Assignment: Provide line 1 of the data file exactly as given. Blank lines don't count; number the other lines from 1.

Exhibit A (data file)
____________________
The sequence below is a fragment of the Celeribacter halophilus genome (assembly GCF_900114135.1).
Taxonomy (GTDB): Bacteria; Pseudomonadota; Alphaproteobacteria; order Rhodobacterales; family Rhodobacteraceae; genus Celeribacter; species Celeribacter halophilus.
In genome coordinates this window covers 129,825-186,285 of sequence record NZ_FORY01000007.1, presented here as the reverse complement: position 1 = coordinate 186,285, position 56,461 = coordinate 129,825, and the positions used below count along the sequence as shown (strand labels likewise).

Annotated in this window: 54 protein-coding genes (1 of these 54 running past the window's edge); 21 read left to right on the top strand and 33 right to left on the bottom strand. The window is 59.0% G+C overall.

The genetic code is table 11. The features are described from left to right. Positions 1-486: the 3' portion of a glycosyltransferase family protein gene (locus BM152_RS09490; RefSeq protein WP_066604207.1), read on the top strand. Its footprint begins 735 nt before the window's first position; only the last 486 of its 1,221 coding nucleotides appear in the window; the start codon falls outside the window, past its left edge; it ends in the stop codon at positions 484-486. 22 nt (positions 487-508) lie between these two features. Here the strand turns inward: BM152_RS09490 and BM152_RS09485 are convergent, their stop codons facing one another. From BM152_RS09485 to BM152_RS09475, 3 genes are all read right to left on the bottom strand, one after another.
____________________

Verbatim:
The sequence below is a fragment of the Celeribacter halophilus genome (assembly GCF_900114135.1).